A partnership between the Southeast Kentucky Community and Technical College Appalachian Program and the Kentucky Coal Museum was recently showcased on the Kentucky Historical Society’s (KHS) blog.
The blog highlights History Alive, a half hour radio program, hosted by Theresa Osborne, the SKCTC Appalachian Program coordinator and Phyllis Sizemore, the curator of the Kentucky Coal Museum. The show, which has aired on WCPM in Cumberland and WMMT in Whitesburg for around six years, helps to preserve the local heritage and culture of the region through oral histories.
“Working with Phyllis these past six years on the History Alive program, listening to the stories of the people of our area, and learning the region’s history through the people who lived it, has been one of the most enjoyable experiences I have ever had,” said Osborne. “I feel it has also been one of the most important things I have done in my life. That is what is so great about it. We have fun while doing the important work of saving our history and keeping it alive.”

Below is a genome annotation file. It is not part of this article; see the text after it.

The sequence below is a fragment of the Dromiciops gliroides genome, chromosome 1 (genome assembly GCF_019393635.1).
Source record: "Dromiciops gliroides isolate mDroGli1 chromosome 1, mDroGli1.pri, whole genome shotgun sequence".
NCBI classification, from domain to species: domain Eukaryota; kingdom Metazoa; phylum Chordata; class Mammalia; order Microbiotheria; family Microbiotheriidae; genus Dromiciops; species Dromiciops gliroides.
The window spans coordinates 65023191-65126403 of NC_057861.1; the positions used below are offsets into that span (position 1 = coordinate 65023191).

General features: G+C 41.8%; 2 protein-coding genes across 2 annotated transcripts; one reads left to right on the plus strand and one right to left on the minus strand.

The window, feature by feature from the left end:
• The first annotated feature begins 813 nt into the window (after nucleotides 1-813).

“Working on History Alive is a real privilege. Choosing people from the community, and beyond, to express their feelings about our history and their heritage and experiences in our area educates all of us about what is important in our community,” said Sizemore.
As part of the blog, the KHS focuses on an interview Osborne and Sizemore did with Karida Brown, a PhD candidate from Brown University who has studied out-migration of African-Americans from Harlan County to locations across the United States.
You can read the blog at history.ky.gov/radio-program-preserves-local-heritage-and-culture/.